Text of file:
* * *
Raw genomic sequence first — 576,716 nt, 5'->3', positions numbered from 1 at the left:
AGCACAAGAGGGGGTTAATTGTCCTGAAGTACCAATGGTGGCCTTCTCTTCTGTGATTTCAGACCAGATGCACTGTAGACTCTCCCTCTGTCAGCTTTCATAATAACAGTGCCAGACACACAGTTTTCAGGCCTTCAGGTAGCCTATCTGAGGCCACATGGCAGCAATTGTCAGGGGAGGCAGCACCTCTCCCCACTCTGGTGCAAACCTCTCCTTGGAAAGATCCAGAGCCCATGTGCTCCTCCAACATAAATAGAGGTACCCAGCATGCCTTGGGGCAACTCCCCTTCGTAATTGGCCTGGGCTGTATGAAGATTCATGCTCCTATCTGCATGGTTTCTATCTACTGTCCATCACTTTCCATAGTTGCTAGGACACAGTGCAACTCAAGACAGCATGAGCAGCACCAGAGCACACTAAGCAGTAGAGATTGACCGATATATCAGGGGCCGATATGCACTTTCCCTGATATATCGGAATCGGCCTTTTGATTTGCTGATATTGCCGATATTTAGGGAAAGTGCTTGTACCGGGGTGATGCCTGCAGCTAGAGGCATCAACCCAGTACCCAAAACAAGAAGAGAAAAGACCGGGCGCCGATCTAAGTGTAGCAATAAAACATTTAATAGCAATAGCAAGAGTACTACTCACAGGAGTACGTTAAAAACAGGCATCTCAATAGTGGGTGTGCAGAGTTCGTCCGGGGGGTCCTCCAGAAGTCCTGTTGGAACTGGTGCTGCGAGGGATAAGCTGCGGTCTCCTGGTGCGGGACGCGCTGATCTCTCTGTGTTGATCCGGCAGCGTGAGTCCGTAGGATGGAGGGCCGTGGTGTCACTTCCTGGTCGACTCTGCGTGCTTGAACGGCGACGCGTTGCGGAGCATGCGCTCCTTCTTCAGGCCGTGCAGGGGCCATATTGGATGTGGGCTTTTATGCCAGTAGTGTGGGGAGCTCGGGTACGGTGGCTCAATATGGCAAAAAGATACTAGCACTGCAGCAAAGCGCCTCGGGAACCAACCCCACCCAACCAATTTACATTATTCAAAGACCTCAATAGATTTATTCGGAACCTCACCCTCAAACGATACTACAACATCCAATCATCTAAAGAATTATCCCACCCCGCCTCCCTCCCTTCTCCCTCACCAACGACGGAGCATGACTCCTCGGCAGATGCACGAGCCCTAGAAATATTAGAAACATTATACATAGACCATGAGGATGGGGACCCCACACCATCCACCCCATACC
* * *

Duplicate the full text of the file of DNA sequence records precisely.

Raw genomic sequence first — 576,716 nt, 5'->3', positions numbered from 1 at the left:
AGCACAAGAGGGGGTTAATTGTCCTGAAGTACCAATGGTGGCCTTCTCTTCTGTGATTTCAGACCAGATGCACTGTAGACTCTCCCTCTGTCAGCTTTCATAATAACAGTGCCAGACACACAGTTTTCAGGCCTTCAGGTAGCCTATCTGAGGCCACATGGCAGCAATTGTCAGGGGAGGCAGCACCTCTCCCCACTCTGGTGCAAACCTCTCCTTGGAAAGATCCAGAGCCCATGTGCTCCTCCAACATAAATAGAGGTACCCAGCATGCCTTGGGGCAACTCCCCTTCGTAATTGGCCTGGGCTGTATGAAGATTCATGCTCCTATCTGCATGGTTTCTATCTACTGTCCATCACTTTCCATAGTTGCTAGGACACAGTGCAACTCAAGACAGCATGAGCAGCACCAGAGCACACTAAGCAGTAGAGATTGACCGATATATCAGGGGCCGATATGCACTTTCCCTGATATATCGGAATCGGCCTTTTGATTTGCTGATATTGCCGATATTTAGGGAAAGTGCTTGTACCGGGGTGATGCCTGCAGCTAGAGGCATCAACCCAGTACCCAAAACAAGAAGAGAAAAGACCGGGCGCCGATCTAAGTGTAGCAATAAAACATTTAATAGCAATAGCAAGAGTACTACTCACAGGAGTACGTTAAAAACAGGCATCTCAATAGTGGGTGTGCAGAGTTCGTCCGGGGGGTCCTCCAGAAGTCCTGTTGGAACTGGTGCTGCGAGGGATAAGCTGCGGTCTCCTGGTGCGGGACGCGCTGATCTCTCTGTGTTGATCCGGCAGCGTGAGTCCGTAGGATGGAGGGCCGTGGTGTCACTTCCTGGTCGACTCTGCGTGCTTGAACGGCGACGCGTTGCGGAGCATGCGCTCCTTCTTCAGGCCGTGCAGGGGCCATATTGGATGTGGGCTTTTATGCCAGTAGTGTGGGGAGCTCGGGTACGGTGGCTCAATATGGCAAAAAGATACTAGCACTGCAGCAAAGCGCCTCGGGAACCAACCCCACCCAACCAATTTACATTATTCAAAGACCTCAATAGATTTATTCGGAACCTCACCCTCAAACGATACTACAACATCCAATCATCTAAAGAATTATCCCACCCCGCCTCCCTCCCTTCTCCCTCACCAACGACGGAGCATGACTCCTCGGCAGATGCACGAGCCCTAGAAATATTAGAAACATTATACATAGACCATGAGGATGGGGACCCCACACCATCCACCCCATACC